to set a "Google alert" for new columns as they are posed on RickardsRead.com, go to:
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Sunday, September 2, 2012

(No.213) Updates: Economical Insurance, Sun Life & Manulife


Updates on Economical Insurance, Sun Life and Manulife

by  Alastair Rickard


I have written in several columns about the demutualization (sought by the board, senior management and relative handful of policyholders eligible to vote) of Economical Mutual Insurance. the large Waterloo, Ontario property and casualty insurance company.

For the most recent columns about Economical and the Canadian government's 'consultation' process on a new regulatory regime for P & C company demutualizations, see column nos. 206, 208 and 209 on www.RickardsRead.com

On Aug, 23, 2012 Economical Insurance released its financial results for the second quarter. Its "total mutual policyholders' equity" increased by $81.6 million in the first 6 months of 2012 to $1.382 billion.

This equity is the value that the Economical Insurance insiders set out awhile back to allocate on a demutualization among fewer than 1000 policyholders of the company, themselves included of course, out of the company's several hundred thousand policyholders.

Economical Insurance is also the company whose current statement of "Missions and Values" declares, under the heading "Integrity", that "we have the courage to do the right thing". Sure, and Her Majesty The Queen will appoint me as the next Archbishop of Canterbury.

Meanwhile, in terms of the public consultation process announced in June 2011 by Canada's Finance Minister Jim Flaherty on a regulatory framework to govern the demutualization of P & C insurance companies, there is still nothing from Ottawa in the form of draft regulations for comment. Perhaps, as I have indicated previously, there are political considerations slowing the process, including the absence of any consensus among Canada's P & C mutuals on what the approach ought to be.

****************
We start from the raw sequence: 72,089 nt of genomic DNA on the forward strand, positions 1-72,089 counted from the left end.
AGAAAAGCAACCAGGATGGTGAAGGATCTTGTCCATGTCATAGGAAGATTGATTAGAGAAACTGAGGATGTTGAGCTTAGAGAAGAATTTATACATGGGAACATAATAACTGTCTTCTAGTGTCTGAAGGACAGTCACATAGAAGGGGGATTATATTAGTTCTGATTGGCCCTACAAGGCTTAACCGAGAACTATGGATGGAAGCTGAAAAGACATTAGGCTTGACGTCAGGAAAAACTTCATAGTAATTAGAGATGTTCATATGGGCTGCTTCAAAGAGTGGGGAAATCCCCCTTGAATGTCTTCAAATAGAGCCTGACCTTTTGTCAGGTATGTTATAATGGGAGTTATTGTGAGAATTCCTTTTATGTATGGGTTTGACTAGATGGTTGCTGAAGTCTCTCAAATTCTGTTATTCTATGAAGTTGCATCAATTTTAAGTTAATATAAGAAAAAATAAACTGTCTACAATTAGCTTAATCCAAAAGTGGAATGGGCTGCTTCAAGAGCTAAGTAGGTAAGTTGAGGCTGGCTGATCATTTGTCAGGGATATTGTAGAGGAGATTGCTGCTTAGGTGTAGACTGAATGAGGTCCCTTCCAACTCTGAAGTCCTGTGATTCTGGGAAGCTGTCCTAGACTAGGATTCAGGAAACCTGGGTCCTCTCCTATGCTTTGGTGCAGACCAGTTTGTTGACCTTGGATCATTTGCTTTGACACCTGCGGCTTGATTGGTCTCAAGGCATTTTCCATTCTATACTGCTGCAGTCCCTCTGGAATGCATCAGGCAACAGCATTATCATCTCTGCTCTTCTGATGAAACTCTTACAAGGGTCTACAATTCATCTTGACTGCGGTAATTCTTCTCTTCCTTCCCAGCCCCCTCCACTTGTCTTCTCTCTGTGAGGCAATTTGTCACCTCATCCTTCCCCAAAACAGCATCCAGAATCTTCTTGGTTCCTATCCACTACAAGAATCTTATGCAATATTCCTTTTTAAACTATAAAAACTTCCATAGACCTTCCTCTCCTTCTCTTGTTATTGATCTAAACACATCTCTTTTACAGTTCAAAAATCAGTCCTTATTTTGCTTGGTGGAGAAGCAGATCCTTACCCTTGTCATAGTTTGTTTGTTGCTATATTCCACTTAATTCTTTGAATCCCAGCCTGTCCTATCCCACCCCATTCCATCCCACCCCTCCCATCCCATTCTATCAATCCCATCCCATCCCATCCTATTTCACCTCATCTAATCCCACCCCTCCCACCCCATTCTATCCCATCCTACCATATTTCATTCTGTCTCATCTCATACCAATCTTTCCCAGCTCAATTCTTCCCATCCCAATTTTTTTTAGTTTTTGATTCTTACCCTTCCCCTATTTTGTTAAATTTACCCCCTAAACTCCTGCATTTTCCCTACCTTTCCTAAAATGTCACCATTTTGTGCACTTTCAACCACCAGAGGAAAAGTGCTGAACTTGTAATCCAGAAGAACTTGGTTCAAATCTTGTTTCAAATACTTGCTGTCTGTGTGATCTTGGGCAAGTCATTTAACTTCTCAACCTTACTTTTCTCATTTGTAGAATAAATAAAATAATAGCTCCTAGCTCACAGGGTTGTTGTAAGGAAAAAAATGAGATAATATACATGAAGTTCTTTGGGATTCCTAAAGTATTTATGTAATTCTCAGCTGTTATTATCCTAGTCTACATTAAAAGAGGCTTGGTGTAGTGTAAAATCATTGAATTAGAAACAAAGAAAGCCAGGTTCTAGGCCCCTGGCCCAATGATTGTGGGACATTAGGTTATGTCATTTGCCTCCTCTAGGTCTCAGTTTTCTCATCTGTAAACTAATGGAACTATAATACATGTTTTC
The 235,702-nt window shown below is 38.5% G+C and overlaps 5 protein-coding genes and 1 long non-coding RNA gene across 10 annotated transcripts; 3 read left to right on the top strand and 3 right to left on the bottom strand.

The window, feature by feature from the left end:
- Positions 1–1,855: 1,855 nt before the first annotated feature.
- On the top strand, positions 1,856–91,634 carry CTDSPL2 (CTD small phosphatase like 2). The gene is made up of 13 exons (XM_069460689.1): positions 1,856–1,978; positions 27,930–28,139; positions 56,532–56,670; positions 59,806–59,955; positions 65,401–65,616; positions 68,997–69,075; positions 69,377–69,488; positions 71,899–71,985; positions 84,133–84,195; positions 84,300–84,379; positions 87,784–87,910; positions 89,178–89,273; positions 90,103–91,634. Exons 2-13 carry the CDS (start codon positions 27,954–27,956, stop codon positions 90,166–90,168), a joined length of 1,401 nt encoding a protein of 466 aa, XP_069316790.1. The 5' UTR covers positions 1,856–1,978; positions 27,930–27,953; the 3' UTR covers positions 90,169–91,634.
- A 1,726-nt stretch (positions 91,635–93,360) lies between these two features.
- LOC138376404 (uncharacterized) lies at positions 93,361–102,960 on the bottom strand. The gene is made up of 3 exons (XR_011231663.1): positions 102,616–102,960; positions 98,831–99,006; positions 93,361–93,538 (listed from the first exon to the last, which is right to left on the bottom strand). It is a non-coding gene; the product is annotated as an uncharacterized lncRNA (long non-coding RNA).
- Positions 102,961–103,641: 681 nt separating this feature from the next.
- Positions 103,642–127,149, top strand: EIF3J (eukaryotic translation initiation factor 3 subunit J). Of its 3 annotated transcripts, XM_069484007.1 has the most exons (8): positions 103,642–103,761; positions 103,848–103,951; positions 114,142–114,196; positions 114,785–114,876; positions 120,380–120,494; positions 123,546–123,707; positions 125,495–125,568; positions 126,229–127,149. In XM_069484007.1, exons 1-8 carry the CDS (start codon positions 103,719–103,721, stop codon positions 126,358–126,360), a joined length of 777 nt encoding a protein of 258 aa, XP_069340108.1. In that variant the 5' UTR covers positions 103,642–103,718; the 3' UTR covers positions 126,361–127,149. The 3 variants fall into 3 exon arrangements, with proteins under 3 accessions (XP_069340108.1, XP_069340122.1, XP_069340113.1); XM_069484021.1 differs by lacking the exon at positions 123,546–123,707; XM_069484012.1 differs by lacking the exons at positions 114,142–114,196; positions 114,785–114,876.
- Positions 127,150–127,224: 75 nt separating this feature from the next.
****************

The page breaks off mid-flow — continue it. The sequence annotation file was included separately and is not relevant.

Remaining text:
The fact that the corporate financial media have been largely silent on this attempted financial grab by the voting policyholders of Economical Mutual Insurance, i.e., about something that ought to be a stench in the nostrils of any fair-minded person, may also have had more than a little to do with Ottawa's glacial speed in dealing with both the Economical Insurance demutualization and its sine qua non: a regulatory regime applicable to any federally regulated P & C company wishing to demutualize.
                                                            
In response to the RickardsRead.com columns about Economical I received an impassioned email from a P and C insurance broker who argued that "another interesting twist to this is that insurance brokers representing Economical contractually own the clients or client list; Economical transacts their insurance business.

" Should Economical insurance brokers at any time choose to move the entire business en masse or piecemeal there would be no need for economical to demutualize nor to sell the business to a prospective purchaser as all that would be left of Economical would be a shell containing equity/cash with no remaining insurance clients.

"Can the argument then not be made that the Economical insurance brokers are really the true owners of the business side of Economical Insurance and should they not also be lined up with the undeserving characters?"

An American reader wrote to say that he "read the well-informed submission of Mr. Gingras with great dismay [RickardsRead.com column No. 209 posted July 31, 2012], knowing from your prefatory comments that it had not been posted by the Department of Finance [on its website]. As an American I have long admired the role that open, fact-based discussions play in Canadian public affairs.

"It is disheartening to learn that the bureaucrats in the Department of Finance don't have an understanding of or appreciation for the value that sunlight brings to a democracy."

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I devoted a column [No. 211 on RickardsRead.com, " Sun Life, Manulife and the Kabuki Theatre of gerrymandered expectations"posted Aug.15, 2012] to the largely inadequate commentary in the financial media about major life insurance company financial results (specifically Sun Life's and Manulife's).